A transitional locomotive between the EMD F series and Geeps, the BL2 is best remembered for its distinctive styling as opposed to record sales numbers.
Builder: General Motors, Electro Motive Division (EMD)
AAR Type: BB
Dates Built: 1948 - 1949
Number Built: 58
While EMD was enjoying great success and market dominance with their "covered wagon" F - units, the wide-bodied or "cab" units did have limitations when it came to working in the yards and in switching. Visibility from the cab was very limited, especially to the rear. Also, the locomotives lacked a convenient and safe place for brakemen to get on / off or ride for short distances during these frequent moves.
With competition coming from other builders, most notably ALCo's RS-1 locomotive and successors, EMD needed a locomotive to fill the road-switcher role.
Their first attempt at this was the BL1. The BL stood for "Branch Line" indicating the lighter and more diverse duties for which it was built. Locomotives featured mechanics based on the very popular F3 locomotive and could be equipped with a steam generator for passenger service. Those with this feature could be identified by an extra exhaust stack between the windshields for the generator housed in the short hood.
The biggest difference between the F3 and the BL1 was the carbody. Although the BL1 still featured a full width body, the sides featured a taper and inset upper section, a more rounded short hood and platforms at each end. This improved visibility and access for the crews, but most agreed it did little for the locomotive's aesthetics. It also made maintenance more difficult.
EMD made one small modification, replacing the pneumatic throttle with a more conventional electric model between the BL1 and BL2 - there were no external spotting differences. A total of only 58 of the oddities were sold.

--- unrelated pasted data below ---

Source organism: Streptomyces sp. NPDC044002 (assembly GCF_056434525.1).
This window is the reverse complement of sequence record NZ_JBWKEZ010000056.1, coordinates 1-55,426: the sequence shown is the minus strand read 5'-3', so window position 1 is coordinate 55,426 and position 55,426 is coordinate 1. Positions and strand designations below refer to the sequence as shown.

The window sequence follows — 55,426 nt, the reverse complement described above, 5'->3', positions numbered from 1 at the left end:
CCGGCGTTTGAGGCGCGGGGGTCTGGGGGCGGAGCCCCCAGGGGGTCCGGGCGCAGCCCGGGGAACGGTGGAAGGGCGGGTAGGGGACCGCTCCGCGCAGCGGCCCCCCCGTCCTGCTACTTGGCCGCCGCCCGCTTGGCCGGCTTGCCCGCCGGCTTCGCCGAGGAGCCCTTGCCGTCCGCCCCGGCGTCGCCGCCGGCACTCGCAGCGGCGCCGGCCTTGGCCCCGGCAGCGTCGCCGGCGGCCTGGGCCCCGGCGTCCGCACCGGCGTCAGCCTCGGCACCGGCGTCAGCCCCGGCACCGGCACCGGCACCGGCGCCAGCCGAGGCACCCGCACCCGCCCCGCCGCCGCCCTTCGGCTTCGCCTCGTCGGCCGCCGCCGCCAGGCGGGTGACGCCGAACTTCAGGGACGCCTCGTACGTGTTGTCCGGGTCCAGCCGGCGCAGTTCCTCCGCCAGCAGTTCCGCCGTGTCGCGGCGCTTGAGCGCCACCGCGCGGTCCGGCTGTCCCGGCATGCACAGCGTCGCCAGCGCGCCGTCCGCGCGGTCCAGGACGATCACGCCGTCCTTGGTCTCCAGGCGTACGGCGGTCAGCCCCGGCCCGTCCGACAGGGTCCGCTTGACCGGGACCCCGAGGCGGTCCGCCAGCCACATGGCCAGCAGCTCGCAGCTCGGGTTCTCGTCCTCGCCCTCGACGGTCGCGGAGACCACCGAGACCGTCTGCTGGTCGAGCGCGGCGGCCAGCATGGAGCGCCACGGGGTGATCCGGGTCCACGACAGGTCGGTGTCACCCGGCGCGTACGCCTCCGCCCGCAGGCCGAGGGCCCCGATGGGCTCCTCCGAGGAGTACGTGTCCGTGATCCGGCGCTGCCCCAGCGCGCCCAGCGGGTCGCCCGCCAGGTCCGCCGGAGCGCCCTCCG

Although the BL2 design itself was a failure, it was an important step in EMD's designs. The wide demand for a road-switcher locomotive was clearly proven by sales of competing builders so EMD went back to the drawing board.
The next locomotive to roll off the line was a "General Purpose" engine that one designer said was "so ugly no self-respecting railroad would ever let it near a mainline." That locomotive was the GP-7. And that prediction, at least for EMD, was happily and completely debunked.
Although only purchased in small numbers by a handfull of railroads, many of them smaller lines, the BL2 has always had a loyal fan following. Of the 58 built, at least 7 still remain today. Many of those are operable and power excursion trains across the country.
Although the carbody doesn't make maintenance as easy as a GP, it protects the same reliable mechanics. And while the styling may not be as univerally appealing as an "bulldog nosed" F unit, the distinctive flair is certainly appealing on a tourist line.
Original Operating Railroads - includes all production variations, 1975-1992
- Bangor and Aroostook - 8
- Boston and Maine - 4
- Chesapeake and Ohio - 14 (all ordered for subsidiary Pere Marquette which was merged into the C&O by delivery.)
- Chicago and Eastern Illinois - 2 (C&EI also purchased the single BL1 demonstrator.)
- Chicago, Indianapolis and Louisville (Monon) - 9(to Amtrak, 1990)
- Chicago, Rock Island and Pacific - 5
- Florida East Coast - 6
- Missouri Pacific - 8
- Western Maryland - 2
The BL2 has been reproduced in model form several times over the past fifty years in many scales. Many of the early models were quite toy-like by today's standards, but the BL-2 was also chosen by Life-Like as the premier engine in their "Proto 2000" line of locomotives that raised the bar for ready-to-run plastic models. While that line has now been acquired by Walthers and several of the other models have been re-released, as of 2012 the BL2 has been out of production for about two decades.
Models can be found frequently at swap meets and online auctions however, including older versions and models by other manufacturers in other scales.
The list of models below includes all known models of the BL2 made up to this time.
N Scale: Life-Like
HO Scale: AHM (out of production, toy-like model) Life-Like Proto 2000 (out of production)
S Scale: BTS (shell only)
O Gauge: MTH (Premier), Williams (now Bachmann)